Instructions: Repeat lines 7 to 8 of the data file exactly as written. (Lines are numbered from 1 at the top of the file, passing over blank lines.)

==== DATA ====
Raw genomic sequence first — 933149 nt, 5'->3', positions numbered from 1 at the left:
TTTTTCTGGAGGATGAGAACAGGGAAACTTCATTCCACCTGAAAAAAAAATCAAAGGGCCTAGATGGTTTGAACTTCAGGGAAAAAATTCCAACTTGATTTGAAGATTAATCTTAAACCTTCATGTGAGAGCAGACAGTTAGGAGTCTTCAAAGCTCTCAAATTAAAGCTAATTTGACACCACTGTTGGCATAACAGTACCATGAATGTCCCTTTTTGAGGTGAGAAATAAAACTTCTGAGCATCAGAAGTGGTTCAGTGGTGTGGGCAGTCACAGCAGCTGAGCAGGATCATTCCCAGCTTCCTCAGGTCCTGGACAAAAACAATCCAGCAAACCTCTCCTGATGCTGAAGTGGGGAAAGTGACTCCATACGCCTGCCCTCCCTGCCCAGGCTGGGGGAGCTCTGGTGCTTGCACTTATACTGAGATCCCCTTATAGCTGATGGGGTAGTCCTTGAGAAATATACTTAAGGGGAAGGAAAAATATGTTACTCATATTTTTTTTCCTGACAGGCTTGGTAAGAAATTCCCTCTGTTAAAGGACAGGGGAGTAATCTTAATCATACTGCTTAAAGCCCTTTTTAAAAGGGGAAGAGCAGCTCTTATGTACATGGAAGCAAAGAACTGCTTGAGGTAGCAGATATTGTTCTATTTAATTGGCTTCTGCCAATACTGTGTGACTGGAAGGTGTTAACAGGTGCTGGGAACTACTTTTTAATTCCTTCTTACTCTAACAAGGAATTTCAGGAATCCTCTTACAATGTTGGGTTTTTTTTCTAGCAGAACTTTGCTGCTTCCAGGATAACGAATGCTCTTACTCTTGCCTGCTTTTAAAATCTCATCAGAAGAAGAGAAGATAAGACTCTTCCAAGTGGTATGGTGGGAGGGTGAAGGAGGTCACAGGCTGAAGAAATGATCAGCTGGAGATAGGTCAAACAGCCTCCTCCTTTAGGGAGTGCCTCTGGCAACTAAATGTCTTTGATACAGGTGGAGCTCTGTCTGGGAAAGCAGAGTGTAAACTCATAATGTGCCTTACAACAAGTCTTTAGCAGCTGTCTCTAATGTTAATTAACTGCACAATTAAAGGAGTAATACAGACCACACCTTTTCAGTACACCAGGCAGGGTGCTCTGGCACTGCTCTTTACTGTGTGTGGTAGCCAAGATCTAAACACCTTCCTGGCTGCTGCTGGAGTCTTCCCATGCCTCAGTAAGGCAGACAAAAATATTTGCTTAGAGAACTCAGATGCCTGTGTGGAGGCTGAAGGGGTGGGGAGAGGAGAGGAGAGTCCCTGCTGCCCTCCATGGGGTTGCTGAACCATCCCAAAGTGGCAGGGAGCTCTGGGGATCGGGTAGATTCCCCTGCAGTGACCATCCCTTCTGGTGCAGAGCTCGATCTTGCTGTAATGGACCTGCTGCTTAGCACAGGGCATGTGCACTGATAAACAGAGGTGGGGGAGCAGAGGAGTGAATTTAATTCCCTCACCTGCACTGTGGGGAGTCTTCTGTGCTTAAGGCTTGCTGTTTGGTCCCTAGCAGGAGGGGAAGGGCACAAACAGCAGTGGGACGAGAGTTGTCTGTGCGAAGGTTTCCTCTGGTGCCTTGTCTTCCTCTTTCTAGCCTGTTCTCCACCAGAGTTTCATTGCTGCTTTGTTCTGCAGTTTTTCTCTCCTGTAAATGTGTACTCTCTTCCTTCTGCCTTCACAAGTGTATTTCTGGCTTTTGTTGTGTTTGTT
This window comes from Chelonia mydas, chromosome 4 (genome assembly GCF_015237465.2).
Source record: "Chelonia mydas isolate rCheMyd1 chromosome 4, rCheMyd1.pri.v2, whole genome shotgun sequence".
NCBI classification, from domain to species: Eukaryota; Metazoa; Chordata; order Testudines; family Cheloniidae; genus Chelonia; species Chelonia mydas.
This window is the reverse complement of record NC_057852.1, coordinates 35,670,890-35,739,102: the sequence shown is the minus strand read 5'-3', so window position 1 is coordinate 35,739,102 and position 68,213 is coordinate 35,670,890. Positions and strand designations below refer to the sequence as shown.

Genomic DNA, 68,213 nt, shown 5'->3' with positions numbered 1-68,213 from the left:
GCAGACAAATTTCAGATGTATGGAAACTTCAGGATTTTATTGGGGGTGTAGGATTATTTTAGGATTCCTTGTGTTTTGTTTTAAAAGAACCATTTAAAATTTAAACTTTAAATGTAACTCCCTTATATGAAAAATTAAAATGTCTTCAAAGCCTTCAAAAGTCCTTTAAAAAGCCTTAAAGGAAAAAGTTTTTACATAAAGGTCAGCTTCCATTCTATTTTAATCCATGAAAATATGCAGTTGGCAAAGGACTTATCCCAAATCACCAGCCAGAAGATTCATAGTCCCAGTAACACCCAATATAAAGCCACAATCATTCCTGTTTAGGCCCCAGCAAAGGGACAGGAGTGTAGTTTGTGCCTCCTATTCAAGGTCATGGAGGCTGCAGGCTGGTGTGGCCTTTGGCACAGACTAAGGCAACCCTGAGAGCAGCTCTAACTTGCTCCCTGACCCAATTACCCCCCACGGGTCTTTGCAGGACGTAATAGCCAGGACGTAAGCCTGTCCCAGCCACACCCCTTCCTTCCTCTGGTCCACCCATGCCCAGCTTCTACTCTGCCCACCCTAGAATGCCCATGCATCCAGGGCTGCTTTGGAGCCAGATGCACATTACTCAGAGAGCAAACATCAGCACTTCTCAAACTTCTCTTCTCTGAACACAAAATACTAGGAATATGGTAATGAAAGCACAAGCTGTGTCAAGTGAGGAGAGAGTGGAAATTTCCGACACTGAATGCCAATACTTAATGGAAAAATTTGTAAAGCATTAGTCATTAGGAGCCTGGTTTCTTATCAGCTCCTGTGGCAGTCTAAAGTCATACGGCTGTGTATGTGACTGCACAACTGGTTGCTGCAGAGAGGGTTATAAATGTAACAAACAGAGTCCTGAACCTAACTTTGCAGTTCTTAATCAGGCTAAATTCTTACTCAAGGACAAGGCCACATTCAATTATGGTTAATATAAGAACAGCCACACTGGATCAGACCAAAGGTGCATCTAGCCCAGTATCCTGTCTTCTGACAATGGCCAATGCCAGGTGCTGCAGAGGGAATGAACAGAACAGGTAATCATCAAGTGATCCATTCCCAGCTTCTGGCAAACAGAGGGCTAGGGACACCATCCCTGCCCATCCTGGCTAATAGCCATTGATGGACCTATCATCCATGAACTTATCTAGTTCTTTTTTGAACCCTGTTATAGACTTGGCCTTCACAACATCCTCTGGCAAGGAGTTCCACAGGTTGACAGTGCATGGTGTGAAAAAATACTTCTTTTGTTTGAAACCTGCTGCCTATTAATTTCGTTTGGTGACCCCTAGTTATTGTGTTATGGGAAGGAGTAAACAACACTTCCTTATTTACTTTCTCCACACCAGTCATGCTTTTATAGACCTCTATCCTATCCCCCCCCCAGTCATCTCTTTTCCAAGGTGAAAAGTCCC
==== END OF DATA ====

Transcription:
Genomic DNA, 68,213 nt, shown 5'->3' with positions numbered 1-68,213 from the left:
GCAGACAAATTTCAGATGTATGGAAACTTCAGGATTTTATTGGGGGTGTAGGATTATTTTAGGATTCCTTGTGTTTTGTTTTAAAAGAACCATTTAAAATTTAAACTTTAAATGTAACTCCCTTATATGAAAAATTAAAATGTCTTCAAAGCCTTCAAAAGTCCTTTAAAAAGCCTTAAAGGAAAAAGTTTTTACATAAAGGTCAGCTTCCATTCTATTTTAATCCATGAAAATATGCAGTTGGCAAAGGACTTATCCCAAATCACCAGCCAGAAGATTCATAGTCCCAGTAACACCCAATATAAAGCCACAATCATTCCTGTTTAGGCCCCAGCAAAGGGACAGGAGTGTAGTTTGTGCCTCCTATTCAAGGTCATGGAGGCTGCAGGCTGGTGTGGCCTTTGGCACAGACTAAGGCAACCCTGAGAGCAGCTCTAACTTGCTCCCTGACCCAATTACCCCCCACGGGTCTTTGCAGGACGTAATAGCCAGGACGTAAGCCTGTCCCAGCCACACCCCTTCCTTCCTCTGGTCCACCCATGCCCAGCTTCTACTCTGCCCACCCTAGAATGCCCATGCATCCAGGGCTGCTTTGGAGCCAGATGCACATTACTCAGAGAGCAAACATCAGCACTTCTCAAACTTCTCTTCTCTGAACACAAAATACTAGGAATATGGTAATGAAAGCACAAGCTGTGTCAAGTGAGGAGAGAGTGGAAATTTCCGACACTGAATGCCAATACTTAATGGAAAAATTTGTAAAGCATTAGTCATTAGGAGCCTGGTTTCTTATCAGCTCCTGTGGCAGTCTAAAGTCATACGGCTGTGTATGTGACTGCACAACTGGTTGCTGCAGAGAGGGTTATAAATGTAACAAACAGAGTCCTGAACCTAACTTTGCAGTTCTTAATCAGGCTAAATTCTTACTCAAGGACAAGGCCACATTCAATTATGGTTAATATAAGAACAGCCACACTGGATCAGACCAAAGGTGCATCTAGCCCAGTATCCTGTCTTCTGACAATGGCCAATGCCAGGTGCTGCAGAGGGAATGAACAGAACAGGTAATCATCAAGTGATCCATTCCCAGCTTCTGGCAAACAGAGGGCTAGGGACACCATCCCTGCCCATCCTGGCTAATAGCCATTGATGGACCTATCATCCATGAACTTATCTAGTTCTTTTTTGAACCCTGTTATAGACTTGGCCTTCACAACATCCTCTGGCAAGGAGTTCCACAGGTTGACAGTGCATGGTGTGAAAAAATACTTCTTTTGTTTGAAACCTGCTGCCTATTAATTTCGTTTGGTGACCCCTAGTTATTGTGTTATGGGAAGGAGTAAACAACACTTCCTTATTTACTTTCTCCACACCAGTCATGCTTTTATAGACCTCTATCCTATCCCCCCCCCAGTCATCTCTTTTCCAAGGTGAAAAGTCCC